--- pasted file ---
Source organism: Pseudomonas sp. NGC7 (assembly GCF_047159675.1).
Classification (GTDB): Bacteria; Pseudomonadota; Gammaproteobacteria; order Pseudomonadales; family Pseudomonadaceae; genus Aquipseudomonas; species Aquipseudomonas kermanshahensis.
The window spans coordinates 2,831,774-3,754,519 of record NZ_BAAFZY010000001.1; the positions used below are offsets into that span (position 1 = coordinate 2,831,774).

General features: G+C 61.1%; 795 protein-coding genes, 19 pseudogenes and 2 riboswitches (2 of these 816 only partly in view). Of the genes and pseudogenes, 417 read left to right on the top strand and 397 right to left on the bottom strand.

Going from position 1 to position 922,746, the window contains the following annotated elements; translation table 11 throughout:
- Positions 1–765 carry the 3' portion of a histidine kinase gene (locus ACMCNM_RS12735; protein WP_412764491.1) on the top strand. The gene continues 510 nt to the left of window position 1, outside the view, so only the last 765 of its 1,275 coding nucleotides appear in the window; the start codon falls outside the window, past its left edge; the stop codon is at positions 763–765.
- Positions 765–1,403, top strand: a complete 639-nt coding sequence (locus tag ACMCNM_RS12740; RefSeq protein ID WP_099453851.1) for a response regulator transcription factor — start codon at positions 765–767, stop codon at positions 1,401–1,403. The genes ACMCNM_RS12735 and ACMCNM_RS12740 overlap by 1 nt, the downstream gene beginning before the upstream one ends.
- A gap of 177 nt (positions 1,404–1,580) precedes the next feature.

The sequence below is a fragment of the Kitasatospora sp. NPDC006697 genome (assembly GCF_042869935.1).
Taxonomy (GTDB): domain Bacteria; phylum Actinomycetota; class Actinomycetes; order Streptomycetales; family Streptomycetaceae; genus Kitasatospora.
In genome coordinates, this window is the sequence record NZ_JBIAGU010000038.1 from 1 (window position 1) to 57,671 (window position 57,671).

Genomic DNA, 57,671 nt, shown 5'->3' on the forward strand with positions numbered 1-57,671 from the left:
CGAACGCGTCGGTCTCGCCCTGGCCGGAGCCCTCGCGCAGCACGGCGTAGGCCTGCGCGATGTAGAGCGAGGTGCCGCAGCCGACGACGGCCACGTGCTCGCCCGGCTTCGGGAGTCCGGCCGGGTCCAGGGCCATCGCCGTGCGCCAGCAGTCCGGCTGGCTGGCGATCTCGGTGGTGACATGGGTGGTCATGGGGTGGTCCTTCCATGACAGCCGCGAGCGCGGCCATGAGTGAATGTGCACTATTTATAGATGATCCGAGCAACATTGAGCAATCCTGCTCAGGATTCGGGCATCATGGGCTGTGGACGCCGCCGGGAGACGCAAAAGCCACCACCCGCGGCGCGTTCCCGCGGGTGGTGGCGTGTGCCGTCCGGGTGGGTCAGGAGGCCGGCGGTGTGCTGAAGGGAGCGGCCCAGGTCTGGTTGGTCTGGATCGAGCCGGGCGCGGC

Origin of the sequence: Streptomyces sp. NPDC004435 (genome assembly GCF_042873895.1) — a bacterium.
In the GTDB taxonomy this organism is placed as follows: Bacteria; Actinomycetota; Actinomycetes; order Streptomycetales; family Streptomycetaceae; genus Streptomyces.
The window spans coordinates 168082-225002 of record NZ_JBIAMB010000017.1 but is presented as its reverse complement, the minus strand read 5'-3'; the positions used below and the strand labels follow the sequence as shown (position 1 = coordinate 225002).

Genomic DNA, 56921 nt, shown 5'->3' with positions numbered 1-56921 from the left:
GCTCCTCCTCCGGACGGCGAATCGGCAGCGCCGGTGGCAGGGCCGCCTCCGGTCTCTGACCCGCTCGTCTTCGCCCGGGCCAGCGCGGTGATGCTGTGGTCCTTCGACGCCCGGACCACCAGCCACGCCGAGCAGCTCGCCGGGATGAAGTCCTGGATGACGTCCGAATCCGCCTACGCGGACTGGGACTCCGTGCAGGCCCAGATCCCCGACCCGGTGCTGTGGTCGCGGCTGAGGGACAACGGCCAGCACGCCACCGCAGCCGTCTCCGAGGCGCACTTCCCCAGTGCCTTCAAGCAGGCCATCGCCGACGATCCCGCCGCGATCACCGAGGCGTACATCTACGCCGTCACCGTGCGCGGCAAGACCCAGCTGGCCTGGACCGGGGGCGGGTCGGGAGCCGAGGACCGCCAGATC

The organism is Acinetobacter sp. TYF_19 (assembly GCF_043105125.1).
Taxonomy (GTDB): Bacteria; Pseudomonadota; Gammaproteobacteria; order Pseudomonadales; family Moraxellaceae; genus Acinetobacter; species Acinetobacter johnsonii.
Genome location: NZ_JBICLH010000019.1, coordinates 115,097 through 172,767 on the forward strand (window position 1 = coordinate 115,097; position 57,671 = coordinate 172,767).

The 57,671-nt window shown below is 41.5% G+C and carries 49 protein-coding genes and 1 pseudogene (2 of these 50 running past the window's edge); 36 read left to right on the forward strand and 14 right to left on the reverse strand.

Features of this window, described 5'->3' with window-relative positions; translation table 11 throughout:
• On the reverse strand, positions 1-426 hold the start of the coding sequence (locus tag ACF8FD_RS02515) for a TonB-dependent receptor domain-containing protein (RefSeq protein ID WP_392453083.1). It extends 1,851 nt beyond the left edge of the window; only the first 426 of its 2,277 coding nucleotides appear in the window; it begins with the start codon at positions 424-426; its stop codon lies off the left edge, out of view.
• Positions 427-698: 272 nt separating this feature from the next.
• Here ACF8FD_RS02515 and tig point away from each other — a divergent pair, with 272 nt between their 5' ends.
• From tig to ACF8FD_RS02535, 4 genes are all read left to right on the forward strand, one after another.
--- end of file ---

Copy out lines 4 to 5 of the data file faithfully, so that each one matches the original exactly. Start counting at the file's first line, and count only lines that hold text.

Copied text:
General features: G+C 61.1%; 795 protein-coding genes, 19 pseudogenes and 2 riboswitches (2 of these 816 only partly in view). Of the genes and pseudogenes, 417 read left to right on the top strand and 397 right to left on the bottom strand.

Going from position 1 to position 922,746, the window contains the following annotated elements; translation table 11 throughout: